The Genius Who Grew Up in the Computer Room

I asked ChatGPT:

If it takes 1 hour to dry a shirt under the sun, how long does it take to dry 15 shirts?

This brain-teasing question wasn’t invented by me, but rather something I heard on a podcast. The speaker was a professional AI scientist who didn’t oppose AI, as it was his livelihood. However, he urged people to recognize the hidden dangers behind the AI trend. We should face this issue.

While everyone is amazed by this genius who was able to pass the bar exam at birth, we shouldn’t forget that he is a “genius without common sense.” As the world embraces this genius, we should also be aware that the real danger isn’t how he can replace you, but rather how he lacks common sense and yet still replaces you.

He may cause you to fail in places you never thought of.


Common sense doesn’t need training. We learn it unconsciously all the time, as it’s a biological instinct. If a car is out of control and heading towards a four-year-old child, the child will jump away. He may run in the wrong direction and get hit, but at least he knows he should escape. However, if the same car is driving slowly, the child may continue playing on the grass. The role of AI in this example isn’t to decide whether we should escape or not, but rather to tell us which direction has the highest chance of survival. These are two different issues, and we shouldn’t confuse them.

No one has ever thought of teaching common sense, and it doesn’t need to be taught. The result of hard training is failure, as the trainer can never cover everything. If any species hasn’t been trained explicitly, it doesn’t know how to react, and all living things on Earth would have become extinct.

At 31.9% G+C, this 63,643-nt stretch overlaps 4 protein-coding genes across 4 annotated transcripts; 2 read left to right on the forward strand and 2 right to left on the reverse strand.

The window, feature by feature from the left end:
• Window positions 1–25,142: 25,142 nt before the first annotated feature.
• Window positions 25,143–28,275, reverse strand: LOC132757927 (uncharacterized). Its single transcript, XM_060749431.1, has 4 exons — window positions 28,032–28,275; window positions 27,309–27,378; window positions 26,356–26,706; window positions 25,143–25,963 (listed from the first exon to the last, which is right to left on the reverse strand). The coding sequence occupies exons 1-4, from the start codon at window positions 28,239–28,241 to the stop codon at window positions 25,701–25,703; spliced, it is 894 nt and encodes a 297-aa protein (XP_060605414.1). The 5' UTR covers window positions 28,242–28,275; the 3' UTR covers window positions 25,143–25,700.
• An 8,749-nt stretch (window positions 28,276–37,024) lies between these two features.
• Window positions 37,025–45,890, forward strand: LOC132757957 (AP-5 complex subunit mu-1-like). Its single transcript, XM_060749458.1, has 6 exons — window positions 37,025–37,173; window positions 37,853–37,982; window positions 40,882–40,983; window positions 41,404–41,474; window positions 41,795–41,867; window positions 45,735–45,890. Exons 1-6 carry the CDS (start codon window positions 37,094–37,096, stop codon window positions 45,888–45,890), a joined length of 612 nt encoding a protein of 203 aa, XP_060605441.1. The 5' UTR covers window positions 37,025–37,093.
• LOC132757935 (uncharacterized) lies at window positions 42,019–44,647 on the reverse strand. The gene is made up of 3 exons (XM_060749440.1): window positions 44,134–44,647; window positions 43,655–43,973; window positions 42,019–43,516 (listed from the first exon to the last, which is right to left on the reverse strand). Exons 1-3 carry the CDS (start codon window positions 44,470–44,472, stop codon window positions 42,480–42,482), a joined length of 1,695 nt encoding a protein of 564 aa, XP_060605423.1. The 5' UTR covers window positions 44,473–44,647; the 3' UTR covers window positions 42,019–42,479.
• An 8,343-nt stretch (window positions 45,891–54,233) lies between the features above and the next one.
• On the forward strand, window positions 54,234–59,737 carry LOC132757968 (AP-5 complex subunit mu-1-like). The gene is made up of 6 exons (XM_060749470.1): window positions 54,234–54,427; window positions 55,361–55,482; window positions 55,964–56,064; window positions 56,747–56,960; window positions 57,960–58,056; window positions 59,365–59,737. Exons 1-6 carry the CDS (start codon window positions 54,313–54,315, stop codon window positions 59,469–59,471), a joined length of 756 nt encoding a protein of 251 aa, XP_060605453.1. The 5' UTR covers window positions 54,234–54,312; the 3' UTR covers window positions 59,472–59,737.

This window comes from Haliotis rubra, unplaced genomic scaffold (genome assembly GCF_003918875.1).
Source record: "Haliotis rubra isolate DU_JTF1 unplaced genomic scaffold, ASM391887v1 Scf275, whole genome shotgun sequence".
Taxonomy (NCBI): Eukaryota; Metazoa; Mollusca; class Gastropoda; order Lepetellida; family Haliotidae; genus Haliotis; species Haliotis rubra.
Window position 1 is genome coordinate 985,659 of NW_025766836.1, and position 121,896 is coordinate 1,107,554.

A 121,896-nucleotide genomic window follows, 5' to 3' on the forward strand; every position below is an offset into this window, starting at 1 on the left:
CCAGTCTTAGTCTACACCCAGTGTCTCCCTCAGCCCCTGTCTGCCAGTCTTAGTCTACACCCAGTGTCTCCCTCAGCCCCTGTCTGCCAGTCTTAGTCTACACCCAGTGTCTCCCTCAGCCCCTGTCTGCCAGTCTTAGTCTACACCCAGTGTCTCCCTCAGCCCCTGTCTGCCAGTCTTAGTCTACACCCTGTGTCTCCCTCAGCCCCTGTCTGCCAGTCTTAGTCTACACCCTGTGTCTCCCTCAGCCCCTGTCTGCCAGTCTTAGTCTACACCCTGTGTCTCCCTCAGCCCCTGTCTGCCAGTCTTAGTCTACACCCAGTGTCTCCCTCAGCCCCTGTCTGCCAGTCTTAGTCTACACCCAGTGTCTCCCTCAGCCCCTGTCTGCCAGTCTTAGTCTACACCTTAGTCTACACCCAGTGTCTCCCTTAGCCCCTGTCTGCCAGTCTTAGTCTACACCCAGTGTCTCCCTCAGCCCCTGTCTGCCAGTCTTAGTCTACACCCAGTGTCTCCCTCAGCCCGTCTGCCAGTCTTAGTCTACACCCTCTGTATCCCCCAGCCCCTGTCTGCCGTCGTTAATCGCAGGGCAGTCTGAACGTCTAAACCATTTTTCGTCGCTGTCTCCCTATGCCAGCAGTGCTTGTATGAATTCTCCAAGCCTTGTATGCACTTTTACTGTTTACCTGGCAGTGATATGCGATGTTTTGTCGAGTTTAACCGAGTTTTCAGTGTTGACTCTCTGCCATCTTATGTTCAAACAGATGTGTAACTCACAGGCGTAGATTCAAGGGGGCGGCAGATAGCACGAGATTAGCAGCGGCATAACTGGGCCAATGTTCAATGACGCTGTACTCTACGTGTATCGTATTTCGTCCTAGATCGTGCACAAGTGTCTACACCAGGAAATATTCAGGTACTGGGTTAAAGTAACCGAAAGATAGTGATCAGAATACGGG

Therefore, when we look at this issue today, we should shift our focus from “how amazing he is” to “what else does he need to know that he doesn’t already know.” How can we prevent it?

Someone once extended the middle part of the number “3” on a 35 mph speed limit sign with a small piece of black tape, causing a Tesla self-driving car to accelerate to 85 mph. Although the “3” looked a bit strange, it still looked like a “3” to any human. Even if it looked like an “8,” our common sense would immediately take over, and our brain wouldn’t allow us to confuse the two. There’s no city in the world with an 85 mph speed limit – that’s the concept of 137 km/h. There’s no road in the US with such a speed limit, so this traffic rule doesn’t exist – this is called common sense. When it conflicts with your knowledge, common sense must win. Otherwise, the species cannot survive.
This is not something that can be taught or trained, otherwise you would have to think of and teach every possible variation of the number 3. The data that ChatGPT is trained on comes from all over the internet, but no one on the internet is going to treat you like an idiot and tell you that you can hang multiple pieces of clothing in the sun at the same time. If you didn’t say it, forgot to say it, didn’t think to say it, or assumed they already knew, sorry, they just don’t know. This kind of training data for idiots simply doesn’t exist on the internet. You can’t teach something that doesn’t exist. Okay, let’s train AI to tell it that you can hang an unlimited number of clothes in the sun at the same time. But the next time you move the clothes hanging problem to the balcony, it will fail again; the next time you move the problem to the playground, the roof, or even the desert… it will continue to fail until you have taught it everything.

Okay, let’s not talk about hanging clothes, let’s talk about something else.

So I asked him again, it takes one hour to fill a bucket with water on a rainy day, how long does it take to fill 17 buckets? Feel free to keep thinking and patiently training.